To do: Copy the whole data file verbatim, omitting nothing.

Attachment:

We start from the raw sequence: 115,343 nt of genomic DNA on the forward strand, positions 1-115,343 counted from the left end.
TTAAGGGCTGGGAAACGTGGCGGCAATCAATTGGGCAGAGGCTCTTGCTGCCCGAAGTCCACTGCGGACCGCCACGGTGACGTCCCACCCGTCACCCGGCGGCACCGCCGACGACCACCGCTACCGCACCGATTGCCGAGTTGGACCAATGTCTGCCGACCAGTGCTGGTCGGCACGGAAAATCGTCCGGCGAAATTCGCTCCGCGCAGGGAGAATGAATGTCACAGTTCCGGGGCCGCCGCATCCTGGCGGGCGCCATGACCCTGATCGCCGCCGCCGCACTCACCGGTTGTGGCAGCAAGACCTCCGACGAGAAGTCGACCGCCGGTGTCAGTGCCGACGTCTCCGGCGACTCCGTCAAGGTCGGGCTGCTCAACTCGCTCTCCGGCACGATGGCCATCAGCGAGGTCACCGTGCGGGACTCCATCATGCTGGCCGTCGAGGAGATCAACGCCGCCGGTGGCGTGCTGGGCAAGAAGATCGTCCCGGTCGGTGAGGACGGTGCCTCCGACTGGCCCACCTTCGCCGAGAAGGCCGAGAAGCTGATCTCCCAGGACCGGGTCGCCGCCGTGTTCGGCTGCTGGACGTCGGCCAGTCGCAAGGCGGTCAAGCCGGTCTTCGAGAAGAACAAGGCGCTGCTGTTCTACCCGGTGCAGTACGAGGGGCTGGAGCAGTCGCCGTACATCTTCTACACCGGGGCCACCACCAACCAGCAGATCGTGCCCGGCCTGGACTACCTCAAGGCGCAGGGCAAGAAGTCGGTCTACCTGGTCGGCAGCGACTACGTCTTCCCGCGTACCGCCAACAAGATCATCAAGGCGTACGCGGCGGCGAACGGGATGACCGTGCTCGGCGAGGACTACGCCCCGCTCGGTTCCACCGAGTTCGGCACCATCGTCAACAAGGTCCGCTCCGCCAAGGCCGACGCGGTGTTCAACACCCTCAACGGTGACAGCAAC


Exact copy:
We start from the raw sequence: 115,343 nt of genomic DNA on the forward strand, positions 1-115,343 counted from the left end.
TTAAGGGCTGGGAAACGTGGCGGCAATCAATTGGGCAGAGGCTCTTGCTGCCCGAAGTCCACTGCGGACCGCCACGGTGACGTCCCACCCGTCACCCGGCGGCACCGCCGACGACCACCGCTACCGCACCGATTGCCGAGTTGGACCAATGTCTGCCGACCAGTGCTGGTCGGCACGGAAAATCGTCCGGCGAAATTCGCTCCGCGCAGGGAGAATGAATGTCACAGTTCCGGGGCCGCCGCATCCTGGCGGGCGCCATGACCCTGATCGCCGCCGCCGCACTCACCGGTTGTGGCAGCAAGACCTCCGACGAGAAGTCGACCGCCGGTGTCAGTGCCGACGTCTCCGGCGACTCCGTCAAGGTCGGGCTGCTCAACTCGCTCTCCGGCACGATGGCCATCAGCGAGGTCACCGTGCGGGACTCCATCATGCTGGCCGTCGAGGAGATCAACGCCGCCGGTGGCGTGCTGGGCAAGAAGATCGTCCCGGTCGGTGAGGACGGTGCCTCCGACTGGCCCACCTTCGCCGAGAAGGCCGAGAAGCTGATCTCCCAGGACCGGGTCGCCGCCGTGTTCGGCTGCTGGACGTCGGCCAGTCGCAAGGCGGTCAAGCCGGTCTTCGAGAAGAACAAGGCGCTGCTGTTCTACCCGGTGCAGTACGAGGGGCTGGAGCAGTCGCCGTACATCTTCTACACCGGGGCCACCACCAACCAGCAGATCGTGCCCGGCCTGGACTACCTCAAGGCGCAGGGCAAGAAGTCGGTCTACCTGGTCGGCAGCGACTACGTCTTCCCGCGTACCGCCAACAAGATCATCAAGGCGTACGCGGCGGCGAACGGGATGACCGTGCTCGGCGAGGACTACGCCCCGCTCGGTTCCACCGAGTTCGGCACCATCGTCAACAAGGTCCGCTCCGCCAAGGCCGACGCGGTGTTCAACACCCTCAACGGTGACAGCAAC